Paul V. Coates--Confidential File
SUBJECT'S DESCRIPTION--Age 30. Height, 5 feet, 5 inches. Weight, 125 pounds. Dark brown eyes. Light brown hair. Slight scar on left side of jaw.
Any person with information as to subject's whereabouts is requested to contact her mother, Mrs. Dessie Fentiman, 15138 Banderia Ave.,* Paramount, Phone: MEtcalf 3-6611.
It was midafternoon and sticky warm and I stopped in a dull and empty cafe to make a phone call.
The booth was across from the soda counter--about 10 feet from the jukebox, which was silent. As I stepped into the cubicle the waitress looked at me and gave a shrug of her shoulder, significant of I don't know what.
I closed the door and dialed.
A woman answered.
"Hello," she said, slowly.
"Mrs. Fentiman?" I asked.
She said yes, it was. Speaking. I explained that I had received her letter. "About your missing daughter."
"Oh yes," she said. The words came slowly, in monotone.
Then our question-and-answer session began. She told me that it had been more than seven years.
"Then she married and came to California," she said. "Lived in Oakland and Grass Valley. That's where she separated from her husband--Grass Valley. Then she came to Long Beach."
(A couple of times, I glanced at the lone waitress. She was staring at me, disinterestedly. Like there was nothing to stare at).
Mrs. Fentiman continued to answer my questions.
"She wasn't much of a hand to write," she told me, "so I was about the only one who heard from her.
"She'd done waitress work and done beauty operator. Liked to dance a lot."
(The waitress, maybe 25, walked toward the jukebox).
"A son of mine," Mrs. Fentiman continued, "saw her in San Pedro not long before she stopped writing. She told him she was going to marry this boy Johnnie and go to Alaska."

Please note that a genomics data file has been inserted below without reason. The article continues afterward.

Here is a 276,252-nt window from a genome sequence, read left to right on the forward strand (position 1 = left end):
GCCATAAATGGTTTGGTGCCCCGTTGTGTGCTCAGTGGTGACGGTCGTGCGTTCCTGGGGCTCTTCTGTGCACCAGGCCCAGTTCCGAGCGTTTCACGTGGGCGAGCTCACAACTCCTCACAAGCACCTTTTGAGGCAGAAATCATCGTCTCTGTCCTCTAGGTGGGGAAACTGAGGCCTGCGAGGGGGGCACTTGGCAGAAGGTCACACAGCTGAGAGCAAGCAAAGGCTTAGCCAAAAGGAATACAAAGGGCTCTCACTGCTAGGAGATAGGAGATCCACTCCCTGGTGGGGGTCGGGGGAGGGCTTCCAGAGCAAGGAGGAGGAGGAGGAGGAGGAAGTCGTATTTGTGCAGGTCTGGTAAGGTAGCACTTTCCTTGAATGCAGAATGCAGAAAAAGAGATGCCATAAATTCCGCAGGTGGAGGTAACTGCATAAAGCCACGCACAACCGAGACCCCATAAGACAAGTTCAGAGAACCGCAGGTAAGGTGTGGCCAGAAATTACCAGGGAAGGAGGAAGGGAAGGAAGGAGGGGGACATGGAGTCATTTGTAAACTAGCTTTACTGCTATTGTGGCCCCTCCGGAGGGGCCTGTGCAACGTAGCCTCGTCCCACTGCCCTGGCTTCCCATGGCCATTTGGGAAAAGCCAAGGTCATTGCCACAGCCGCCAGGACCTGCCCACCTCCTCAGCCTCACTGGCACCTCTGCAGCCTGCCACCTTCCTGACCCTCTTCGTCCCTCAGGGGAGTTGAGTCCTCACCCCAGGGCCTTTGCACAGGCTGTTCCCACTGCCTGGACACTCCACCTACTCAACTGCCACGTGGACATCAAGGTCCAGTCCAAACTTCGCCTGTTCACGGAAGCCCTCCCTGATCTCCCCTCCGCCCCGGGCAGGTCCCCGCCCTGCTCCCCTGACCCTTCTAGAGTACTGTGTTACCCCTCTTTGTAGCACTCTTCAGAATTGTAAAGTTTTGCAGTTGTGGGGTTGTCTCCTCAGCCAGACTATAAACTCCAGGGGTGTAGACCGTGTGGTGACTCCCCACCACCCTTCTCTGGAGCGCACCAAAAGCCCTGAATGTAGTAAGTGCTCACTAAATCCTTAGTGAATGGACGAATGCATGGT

I asked her if she knew Johnnie.
"No," she answered. "Judy wrote me about him, though. She worked keeping house for his parents in Long Beach. A very nice boy, she always said." Her voice came sadder, now.
(The waitress was walking away from the jukebox. Voices and music jumped out after her. In rock 'n' roll beat they cried: "Gonna find her... Gonna find her...")
"I never did know," Mrs. Fentiman continued, "what Johnnie's last name was.
"If I just only knew their names."
"Mrs. Fentiman," I asked, talking over the music, "what did your daughter's last letter say?"
"That she was coming to see me. In two weeks. Finally a couple years later, I came out here.
"Police been looking, but we can't find a trace."
(The beat of the song was building. "And if she's hiding up on blueberry hill... Am I gonna find her, child... You know I will...")
"I can't believe she's living or she'd write me," Mrs. Fentiman sighed.
"I hate to feel that way but I can't help it."
(The record was finishing up. "No matter where she's hiding... She's gonna hear me coming... I'm gonna walk right down that street... Like Bulldog Drummond...")
I told Mrs. Fentiman that I'd see what I could do and I hung up. I stepped up from the phone booth and nodded to the waitress.
She nodded back. "The Coasters," she said.
I smiled, wondering what she was talking about.
"The Coasters," she replied, motioning toward the jukebox. "Really rock, don't they?"
ps. Dessie L. Fentiman died July 25, 1976, in Shasta County, according to California death records. She was 71.
*Banderia has since been renamed Hayter Avenue.